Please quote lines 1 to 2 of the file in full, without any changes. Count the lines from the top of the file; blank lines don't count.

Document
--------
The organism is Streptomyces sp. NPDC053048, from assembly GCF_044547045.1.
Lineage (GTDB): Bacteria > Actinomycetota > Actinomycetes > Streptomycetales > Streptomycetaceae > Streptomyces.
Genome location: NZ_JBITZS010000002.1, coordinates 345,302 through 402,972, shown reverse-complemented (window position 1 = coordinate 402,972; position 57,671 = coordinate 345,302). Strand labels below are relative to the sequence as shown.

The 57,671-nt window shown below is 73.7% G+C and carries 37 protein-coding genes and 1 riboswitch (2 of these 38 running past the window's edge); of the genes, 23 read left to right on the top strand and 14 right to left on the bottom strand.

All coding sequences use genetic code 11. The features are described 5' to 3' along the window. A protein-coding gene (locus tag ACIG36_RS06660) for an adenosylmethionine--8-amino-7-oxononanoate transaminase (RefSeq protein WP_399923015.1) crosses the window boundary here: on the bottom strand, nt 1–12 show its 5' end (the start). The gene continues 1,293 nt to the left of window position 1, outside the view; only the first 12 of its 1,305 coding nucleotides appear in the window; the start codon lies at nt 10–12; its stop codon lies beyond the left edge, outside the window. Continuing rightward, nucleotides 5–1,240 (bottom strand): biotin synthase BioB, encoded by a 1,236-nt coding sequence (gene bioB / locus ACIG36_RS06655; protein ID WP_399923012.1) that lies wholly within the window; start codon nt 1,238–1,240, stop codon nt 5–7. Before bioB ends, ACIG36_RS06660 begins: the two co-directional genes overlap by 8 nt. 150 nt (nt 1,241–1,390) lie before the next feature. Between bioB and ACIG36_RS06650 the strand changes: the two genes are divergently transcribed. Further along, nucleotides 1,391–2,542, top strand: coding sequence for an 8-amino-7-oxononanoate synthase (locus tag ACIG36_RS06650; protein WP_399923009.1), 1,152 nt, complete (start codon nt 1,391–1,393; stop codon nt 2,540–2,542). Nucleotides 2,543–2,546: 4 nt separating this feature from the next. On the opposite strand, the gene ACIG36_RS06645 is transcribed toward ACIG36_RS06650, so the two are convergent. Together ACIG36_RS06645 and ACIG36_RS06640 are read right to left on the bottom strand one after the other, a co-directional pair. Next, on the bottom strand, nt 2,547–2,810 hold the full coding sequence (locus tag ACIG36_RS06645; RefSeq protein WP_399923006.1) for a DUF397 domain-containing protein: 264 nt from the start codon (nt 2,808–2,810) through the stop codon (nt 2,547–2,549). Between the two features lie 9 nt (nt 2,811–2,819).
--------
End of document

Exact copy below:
The organism is Streptomyces sp. NPDC053048, from assembly GCF_044547045.1.
Lineage (GTDB): Bacteria > Actinomycetota > Actinomycetes > Streptomycetales > Streptomycetaceae > Streptomyces.